Good luck with your decision, Justin.


Tanya
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September 23, 2007, 10:04 PM

Nicole was worried that I would be less secure with myself riding. I think the weeks after that was true. But now that I think I'm over the initial shock, I still think about what could happen, as I always do, but the wife factor is definetly something I never really paid much attention to.

Motorcycles were part of her life growing up with her dad (an ex-motocrosser). Recently he owned 4 bikes at the same time since he met me. He wrecked his rc51 and flipped his Goldwing.

He didn't really help my situation much.

I know a lot of people on here have a wife/husband and kids. How do you all deal with the inevitable crash and potentially life changing hobby that we partake?
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Being nice :)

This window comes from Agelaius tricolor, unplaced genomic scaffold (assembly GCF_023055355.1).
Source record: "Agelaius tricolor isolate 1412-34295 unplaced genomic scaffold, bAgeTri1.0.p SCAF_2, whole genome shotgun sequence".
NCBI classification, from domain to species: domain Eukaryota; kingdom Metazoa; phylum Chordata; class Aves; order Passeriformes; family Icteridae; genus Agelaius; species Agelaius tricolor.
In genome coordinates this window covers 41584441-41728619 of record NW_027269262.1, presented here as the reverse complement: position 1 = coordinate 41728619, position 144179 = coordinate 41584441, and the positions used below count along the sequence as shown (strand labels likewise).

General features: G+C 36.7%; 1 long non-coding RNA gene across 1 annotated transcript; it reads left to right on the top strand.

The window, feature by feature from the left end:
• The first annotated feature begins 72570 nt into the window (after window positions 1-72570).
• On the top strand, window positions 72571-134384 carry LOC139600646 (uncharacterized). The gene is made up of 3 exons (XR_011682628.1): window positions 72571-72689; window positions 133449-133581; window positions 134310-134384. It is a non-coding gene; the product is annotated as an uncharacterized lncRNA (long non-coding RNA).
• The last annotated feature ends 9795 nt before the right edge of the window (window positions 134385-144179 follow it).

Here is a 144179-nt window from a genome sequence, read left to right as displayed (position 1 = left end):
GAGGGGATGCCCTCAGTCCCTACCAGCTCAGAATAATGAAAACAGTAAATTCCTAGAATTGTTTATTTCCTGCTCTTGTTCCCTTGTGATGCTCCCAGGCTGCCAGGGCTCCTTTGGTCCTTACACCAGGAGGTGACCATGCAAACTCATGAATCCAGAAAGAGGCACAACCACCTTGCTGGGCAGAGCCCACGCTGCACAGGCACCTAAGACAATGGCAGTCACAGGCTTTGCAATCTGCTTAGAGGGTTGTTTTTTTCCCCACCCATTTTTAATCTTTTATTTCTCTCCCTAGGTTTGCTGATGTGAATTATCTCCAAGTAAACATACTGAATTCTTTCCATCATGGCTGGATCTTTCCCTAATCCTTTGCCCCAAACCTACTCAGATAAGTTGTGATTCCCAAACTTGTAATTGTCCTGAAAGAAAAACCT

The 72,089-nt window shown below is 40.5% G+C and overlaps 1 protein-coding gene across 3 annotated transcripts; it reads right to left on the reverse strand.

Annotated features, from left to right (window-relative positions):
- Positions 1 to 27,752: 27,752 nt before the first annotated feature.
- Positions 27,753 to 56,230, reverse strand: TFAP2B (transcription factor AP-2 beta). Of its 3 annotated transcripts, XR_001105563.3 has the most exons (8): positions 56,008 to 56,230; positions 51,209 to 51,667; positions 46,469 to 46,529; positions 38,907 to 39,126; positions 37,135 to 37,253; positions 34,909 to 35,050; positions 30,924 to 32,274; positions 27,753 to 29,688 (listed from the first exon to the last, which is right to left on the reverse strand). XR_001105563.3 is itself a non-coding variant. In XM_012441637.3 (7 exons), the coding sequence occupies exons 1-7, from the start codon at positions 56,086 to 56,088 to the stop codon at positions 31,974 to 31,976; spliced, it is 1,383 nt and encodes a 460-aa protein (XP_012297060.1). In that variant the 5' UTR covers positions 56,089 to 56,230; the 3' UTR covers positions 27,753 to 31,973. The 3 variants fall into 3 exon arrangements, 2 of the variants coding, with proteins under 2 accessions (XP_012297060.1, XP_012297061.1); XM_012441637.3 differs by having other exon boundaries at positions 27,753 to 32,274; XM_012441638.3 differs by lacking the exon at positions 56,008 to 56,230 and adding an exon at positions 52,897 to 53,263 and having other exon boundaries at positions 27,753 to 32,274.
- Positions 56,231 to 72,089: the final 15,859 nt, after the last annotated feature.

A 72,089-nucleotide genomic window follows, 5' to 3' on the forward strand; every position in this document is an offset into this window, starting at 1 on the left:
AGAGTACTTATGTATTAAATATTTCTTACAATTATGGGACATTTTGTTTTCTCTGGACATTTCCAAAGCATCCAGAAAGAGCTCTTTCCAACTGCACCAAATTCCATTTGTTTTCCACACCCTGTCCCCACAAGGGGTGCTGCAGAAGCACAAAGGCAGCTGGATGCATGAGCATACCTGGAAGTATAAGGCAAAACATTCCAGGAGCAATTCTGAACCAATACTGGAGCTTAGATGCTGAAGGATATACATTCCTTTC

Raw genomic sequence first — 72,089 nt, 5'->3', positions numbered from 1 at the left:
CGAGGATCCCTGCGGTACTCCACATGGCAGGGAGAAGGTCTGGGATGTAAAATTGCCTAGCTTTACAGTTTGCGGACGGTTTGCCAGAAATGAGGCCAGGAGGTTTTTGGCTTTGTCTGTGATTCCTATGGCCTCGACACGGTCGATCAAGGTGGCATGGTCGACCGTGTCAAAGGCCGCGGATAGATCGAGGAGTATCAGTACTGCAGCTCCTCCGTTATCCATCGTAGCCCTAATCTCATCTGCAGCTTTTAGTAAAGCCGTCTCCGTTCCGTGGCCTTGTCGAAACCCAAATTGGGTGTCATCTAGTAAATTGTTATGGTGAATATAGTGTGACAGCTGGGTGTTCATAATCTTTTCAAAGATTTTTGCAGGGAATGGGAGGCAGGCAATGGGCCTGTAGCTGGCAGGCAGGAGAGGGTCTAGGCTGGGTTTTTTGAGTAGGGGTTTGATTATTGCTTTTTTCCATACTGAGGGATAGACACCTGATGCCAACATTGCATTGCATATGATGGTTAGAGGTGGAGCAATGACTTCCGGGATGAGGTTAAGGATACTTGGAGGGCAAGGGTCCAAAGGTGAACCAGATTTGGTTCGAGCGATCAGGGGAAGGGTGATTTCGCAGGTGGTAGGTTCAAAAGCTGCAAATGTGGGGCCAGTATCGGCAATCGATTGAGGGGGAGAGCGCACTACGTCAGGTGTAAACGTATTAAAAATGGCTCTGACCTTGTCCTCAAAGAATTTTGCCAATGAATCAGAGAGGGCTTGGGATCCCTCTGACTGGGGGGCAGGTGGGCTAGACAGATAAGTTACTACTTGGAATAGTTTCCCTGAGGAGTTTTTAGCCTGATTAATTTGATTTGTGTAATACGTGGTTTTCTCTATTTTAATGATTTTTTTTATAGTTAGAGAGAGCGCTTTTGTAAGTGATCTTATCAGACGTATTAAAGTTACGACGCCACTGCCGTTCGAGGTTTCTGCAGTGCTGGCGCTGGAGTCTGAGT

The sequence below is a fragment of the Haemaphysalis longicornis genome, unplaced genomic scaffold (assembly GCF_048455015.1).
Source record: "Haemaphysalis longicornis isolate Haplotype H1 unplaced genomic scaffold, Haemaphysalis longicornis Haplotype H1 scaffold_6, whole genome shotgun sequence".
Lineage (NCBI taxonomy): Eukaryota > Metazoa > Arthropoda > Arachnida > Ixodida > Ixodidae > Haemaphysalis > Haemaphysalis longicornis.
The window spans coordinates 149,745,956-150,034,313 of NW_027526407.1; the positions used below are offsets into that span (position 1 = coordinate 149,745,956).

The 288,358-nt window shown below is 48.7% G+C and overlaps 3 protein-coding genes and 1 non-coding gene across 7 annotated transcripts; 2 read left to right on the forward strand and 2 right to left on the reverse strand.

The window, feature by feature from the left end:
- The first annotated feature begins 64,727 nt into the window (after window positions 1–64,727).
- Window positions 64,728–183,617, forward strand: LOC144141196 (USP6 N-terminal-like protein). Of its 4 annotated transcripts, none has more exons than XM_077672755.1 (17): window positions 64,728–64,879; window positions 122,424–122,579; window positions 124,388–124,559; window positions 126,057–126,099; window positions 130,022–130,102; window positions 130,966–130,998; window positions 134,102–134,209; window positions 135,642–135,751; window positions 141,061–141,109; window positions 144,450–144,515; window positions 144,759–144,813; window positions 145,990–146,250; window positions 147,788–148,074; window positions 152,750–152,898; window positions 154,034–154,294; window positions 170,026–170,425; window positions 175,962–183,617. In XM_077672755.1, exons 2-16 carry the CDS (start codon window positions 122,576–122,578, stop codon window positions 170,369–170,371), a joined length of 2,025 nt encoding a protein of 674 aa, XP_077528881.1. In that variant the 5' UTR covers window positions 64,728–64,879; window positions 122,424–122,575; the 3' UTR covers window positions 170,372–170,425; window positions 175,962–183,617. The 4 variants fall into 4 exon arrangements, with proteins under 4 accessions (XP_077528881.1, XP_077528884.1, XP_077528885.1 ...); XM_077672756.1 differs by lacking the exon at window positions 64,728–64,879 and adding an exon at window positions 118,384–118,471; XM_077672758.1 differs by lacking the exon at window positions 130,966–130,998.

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September 23, 2007, 10:07 PM

As long as you're on 2 wheels, cage-free. Power to you
I wish I owned both the sportbike and the sporstcruiser. So I could match my mood.

Sidenote: Will's last name just hit me. Was he related to Ami Conti from Chevy Chase by any chance?...that you know of.

As far as balancing family life and my hobbies. Let's just say they've never mixed.


You're Welcome...

Last edited by ziggy; September 23, 2007 at 10:16 PM..
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September 23, 2007, 10:21 PM